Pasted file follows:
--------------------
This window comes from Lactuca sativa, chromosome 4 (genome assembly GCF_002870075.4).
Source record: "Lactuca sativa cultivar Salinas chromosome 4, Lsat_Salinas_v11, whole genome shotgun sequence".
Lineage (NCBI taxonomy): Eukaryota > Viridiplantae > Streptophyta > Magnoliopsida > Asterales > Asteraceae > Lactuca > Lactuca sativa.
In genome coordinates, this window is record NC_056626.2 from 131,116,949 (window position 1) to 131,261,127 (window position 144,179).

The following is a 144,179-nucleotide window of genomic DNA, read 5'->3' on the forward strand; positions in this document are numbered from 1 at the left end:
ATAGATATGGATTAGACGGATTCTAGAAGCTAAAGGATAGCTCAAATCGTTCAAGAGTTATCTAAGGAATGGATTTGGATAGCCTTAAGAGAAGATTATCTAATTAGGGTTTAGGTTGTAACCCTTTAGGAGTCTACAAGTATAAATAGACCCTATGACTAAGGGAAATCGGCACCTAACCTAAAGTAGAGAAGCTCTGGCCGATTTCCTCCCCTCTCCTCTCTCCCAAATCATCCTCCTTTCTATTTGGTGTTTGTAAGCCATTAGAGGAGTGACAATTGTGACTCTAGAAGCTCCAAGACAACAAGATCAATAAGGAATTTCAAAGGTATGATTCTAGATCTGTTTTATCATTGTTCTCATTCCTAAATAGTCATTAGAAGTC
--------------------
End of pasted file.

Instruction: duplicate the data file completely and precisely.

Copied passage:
This window comes from Lactuca sativa, chromosome 4 (genome assembly GCF_002870075.4).
Source record: "Lactuca sativa cultivar Salinas chromosome 4, Lsat_Salinas_v11, whole genome shotgun sequence".
Lineage (NCBI taxonomy): Eukaryota > Viridiplantae > Streptophyta > Magnoliopsida > Asterales > Asteraceae > Lactuca > Lactuca sativa.
In genome coordinates, this window is record NC_056626.2 from 131,116,949 (window position 1) to 131,261,127 (window position 144,179).

The following is a 144,179-nucleotide window of genomic DNA, read 5'->3' on the forward strand; positions in this document are numbered from 1 at the left end:
ATAGATATGGATTAGACGGATTCTAGAAGCTAAAGGATAGCTCAAATCGTTCAAGAGTTATCTAAGGAATGGATTTGGATAGCCTTAAGAGAAGATTATCTAATTAGGGTTTAGGTTGTAACCCTTTAGGAGTCTACAAGTATAAATAGACCCTATGACTAAGGGAAATCGGCACCTAACCTAAAGTAGAGAAGCTCTGGCCGATTTCCTCCCCTCTCCTCTCTCCCAAATCATCCTCCTTTCTATTTGGTGTTTGTAAGCCATTAGAGGAGTGACAATTGTGACTCTAGAAGCTCCAAGACAACAAGATCAATAAGGAATTTCAAAGGTATGATTCTAGATCTGTTTTATCATTGTTCTCATTCCTAAATAGTCATTAGAAGTC